Link to this page: http://www.socialistparty.org.uk/issue/463/1730
Fraud hits poor at Christmas
THE MILLIONAIRES are falling out. Sir Clive Thompson, director of Farepak Christmas savings club accuses Halifax Bank of Scotland (HBOS - one of Britain's big five banks with £4.8 billion profits last year) of pulling the plug on Farepak's massive overdraft. Over 150,000 low-income families were abandoned and could lose around £40 million.
Farepak told working-class people they'd take the worry out of Christmas. By weekly savings, they promised to cover all the season's costs with vouchers for spending in different stores and a Christmas hamper.
Unfortunately, everything was done for profit by a big business - Farepak was part of European Home Retail (EHR) and its executive director Nicholas Gilodi-Johnson, stands to inherit £75 million.
Thompson himself, now a director of EDF energy, BAT tobacco etc., used to be chief of Rentokil Initial, and president of the CBI, the bosses' 'union'. 'Sir Clive' argued that the minimum wage should be no more than £3.20 an hour (he was on £466 an hour at the time).
In its greed to expand, it looks like EHR stole money from the savers but still could not avoid serious cash-flow problems. When HBOS bank said it was beyond saving, Farepak stopped trading in October. They had collected all the savers' money but sent out no goods and left nothing secured for the savers. EHR went into receivership next day.
Farepak's bosses are all right. Thompson was paid a £100,000 consultancy fee. Chief executive William Rollinson got his £275,000 salary while Gilodi-Johnson took a £445,000 share dividend back to his impressive collection of mansions.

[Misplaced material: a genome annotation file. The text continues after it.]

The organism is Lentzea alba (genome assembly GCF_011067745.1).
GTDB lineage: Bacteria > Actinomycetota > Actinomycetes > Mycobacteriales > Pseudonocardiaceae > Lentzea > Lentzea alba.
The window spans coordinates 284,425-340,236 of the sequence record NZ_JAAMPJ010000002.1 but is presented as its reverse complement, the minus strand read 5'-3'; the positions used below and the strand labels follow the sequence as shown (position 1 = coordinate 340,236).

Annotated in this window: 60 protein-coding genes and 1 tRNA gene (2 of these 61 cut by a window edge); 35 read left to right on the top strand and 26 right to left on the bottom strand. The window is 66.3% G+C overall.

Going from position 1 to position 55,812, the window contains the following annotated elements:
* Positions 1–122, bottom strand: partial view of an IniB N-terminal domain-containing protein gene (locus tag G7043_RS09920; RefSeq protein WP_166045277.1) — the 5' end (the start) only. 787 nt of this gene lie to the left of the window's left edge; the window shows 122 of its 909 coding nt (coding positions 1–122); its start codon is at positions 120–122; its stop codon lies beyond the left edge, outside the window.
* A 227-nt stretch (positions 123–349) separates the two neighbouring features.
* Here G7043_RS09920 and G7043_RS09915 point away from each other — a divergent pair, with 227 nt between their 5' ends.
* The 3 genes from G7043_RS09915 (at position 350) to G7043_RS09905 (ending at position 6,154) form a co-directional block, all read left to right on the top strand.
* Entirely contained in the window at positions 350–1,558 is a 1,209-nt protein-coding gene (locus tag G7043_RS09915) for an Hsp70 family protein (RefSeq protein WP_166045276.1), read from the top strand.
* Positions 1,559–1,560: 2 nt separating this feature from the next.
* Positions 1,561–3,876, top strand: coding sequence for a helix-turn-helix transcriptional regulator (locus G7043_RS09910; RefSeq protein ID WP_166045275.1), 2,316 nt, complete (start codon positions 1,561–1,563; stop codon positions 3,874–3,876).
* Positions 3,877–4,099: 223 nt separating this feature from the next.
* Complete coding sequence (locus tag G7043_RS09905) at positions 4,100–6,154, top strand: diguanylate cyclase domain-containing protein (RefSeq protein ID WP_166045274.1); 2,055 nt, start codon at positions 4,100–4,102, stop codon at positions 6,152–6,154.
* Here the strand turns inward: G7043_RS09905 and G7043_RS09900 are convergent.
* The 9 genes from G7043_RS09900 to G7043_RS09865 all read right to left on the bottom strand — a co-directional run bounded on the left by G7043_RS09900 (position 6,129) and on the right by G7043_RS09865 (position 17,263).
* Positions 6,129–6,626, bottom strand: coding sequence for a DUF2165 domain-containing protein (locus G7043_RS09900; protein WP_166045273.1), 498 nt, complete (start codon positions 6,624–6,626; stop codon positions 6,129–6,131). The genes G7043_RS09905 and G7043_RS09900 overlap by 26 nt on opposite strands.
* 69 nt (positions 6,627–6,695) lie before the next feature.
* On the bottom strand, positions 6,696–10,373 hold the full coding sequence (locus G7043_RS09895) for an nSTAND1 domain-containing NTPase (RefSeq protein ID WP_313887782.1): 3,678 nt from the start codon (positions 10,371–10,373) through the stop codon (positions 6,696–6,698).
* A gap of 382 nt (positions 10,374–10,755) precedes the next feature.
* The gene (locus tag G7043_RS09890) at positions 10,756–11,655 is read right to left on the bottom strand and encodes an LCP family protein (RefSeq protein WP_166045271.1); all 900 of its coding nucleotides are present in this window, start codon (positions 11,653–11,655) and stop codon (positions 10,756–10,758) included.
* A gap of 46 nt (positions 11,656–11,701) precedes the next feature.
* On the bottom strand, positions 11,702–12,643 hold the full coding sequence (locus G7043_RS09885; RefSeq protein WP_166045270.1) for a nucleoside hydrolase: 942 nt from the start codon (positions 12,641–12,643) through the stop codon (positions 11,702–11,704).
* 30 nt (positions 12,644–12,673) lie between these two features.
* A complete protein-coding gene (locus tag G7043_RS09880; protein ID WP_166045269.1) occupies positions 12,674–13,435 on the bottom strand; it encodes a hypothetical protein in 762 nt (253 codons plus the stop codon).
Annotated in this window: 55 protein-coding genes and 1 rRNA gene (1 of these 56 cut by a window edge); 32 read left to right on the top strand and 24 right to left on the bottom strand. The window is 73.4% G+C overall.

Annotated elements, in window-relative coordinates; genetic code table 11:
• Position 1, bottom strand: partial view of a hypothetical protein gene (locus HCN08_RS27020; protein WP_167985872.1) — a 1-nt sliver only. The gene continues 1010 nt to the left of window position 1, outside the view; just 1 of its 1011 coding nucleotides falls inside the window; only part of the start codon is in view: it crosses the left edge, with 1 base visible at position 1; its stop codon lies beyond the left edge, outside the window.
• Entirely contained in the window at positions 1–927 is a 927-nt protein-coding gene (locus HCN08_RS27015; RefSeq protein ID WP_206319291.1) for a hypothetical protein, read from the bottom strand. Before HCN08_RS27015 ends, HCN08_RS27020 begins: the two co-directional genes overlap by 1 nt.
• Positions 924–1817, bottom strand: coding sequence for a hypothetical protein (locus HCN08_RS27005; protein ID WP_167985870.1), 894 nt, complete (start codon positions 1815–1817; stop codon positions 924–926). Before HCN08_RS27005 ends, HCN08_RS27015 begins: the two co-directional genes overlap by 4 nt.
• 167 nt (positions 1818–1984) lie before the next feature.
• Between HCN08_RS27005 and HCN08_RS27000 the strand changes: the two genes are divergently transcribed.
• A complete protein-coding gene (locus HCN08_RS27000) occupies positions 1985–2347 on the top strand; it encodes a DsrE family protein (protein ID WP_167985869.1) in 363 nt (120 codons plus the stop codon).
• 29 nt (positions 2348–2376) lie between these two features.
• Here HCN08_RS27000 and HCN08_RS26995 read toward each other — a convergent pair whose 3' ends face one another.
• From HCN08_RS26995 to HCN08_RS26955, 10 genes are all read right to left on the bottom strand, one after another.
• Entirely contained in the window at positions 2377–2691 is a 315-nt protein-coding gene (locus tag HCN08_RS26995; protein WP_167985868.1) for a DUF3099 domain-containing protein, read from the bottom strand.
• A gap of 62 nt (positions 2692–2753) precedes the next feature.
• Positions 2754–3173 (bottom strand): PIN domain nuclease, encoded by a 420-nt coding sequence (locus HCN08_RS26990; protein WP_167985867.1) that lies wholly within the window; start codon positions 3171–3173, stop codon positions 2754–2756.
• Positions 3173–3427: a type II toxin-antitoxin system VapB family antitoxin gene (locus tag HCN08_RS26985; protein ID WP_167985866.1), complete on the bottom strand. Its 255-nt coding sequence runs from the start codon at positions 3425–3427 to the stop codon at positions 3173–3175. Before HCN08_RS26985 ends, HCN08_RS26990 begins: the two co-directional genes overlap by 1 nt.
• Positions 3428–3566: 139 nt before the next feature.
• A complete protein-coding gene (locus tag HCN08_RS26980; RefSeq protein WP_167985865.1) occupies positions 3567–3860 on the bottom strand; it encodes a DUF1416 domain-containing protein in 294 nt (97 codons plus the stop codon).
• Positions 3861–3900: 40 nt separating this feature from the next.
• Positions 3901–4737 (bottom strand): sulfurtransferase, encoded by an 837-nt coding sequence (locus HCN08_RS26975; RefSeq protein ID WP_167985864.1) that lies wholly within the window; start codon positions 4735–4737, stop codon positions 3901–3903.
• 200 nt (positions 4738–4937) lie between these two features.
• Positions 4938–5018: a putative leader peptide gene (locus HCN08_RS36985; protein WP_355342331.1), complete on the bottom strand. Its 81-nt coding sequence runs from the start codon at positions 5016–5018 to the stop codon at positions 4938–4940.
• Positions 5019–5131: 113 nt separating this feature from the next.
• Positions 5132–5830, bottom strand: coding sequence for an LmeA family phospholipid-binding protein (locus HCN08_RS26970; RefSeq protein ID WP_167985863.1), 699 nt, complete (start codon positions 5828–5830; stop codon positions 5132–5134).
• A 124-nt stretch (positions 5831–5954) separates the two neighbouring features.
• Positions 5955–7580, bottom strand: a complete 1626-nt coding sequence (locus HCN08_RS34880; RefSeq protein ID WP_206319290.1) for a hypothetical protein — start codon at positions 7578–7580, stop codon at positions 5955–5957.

Meanwhile, having committed thousands of pounds to these corporate low-lifes, 150,000 people face a skint Christmas. HBOS failed to protect Farepak's customers. After taking massive amounts from Farepak's overdraft payments, they pulled the plug on the firm.
These companies must not be allowed to walk away. People are being urged to give to a special fund to recompense some families. Multinationals like Tesco, who gain billions from frenetic Christmas spending, have given a pittance.
The culprits must pay, not generous workers who earn little more than Farepak's savers. Socialists fight for the big companies and banks etc. to be taken over and run as part of a planned economy that would act in the interests of working-class people.
At the very least, the campaign to get a fair deal for these savers must fight for HBOS' profits and the Farepak's directors' wealth to be used to reimburse all the money that the savers paid in to these unscrupulous fraudulent companies.
In The Socialist 16 November 2006:
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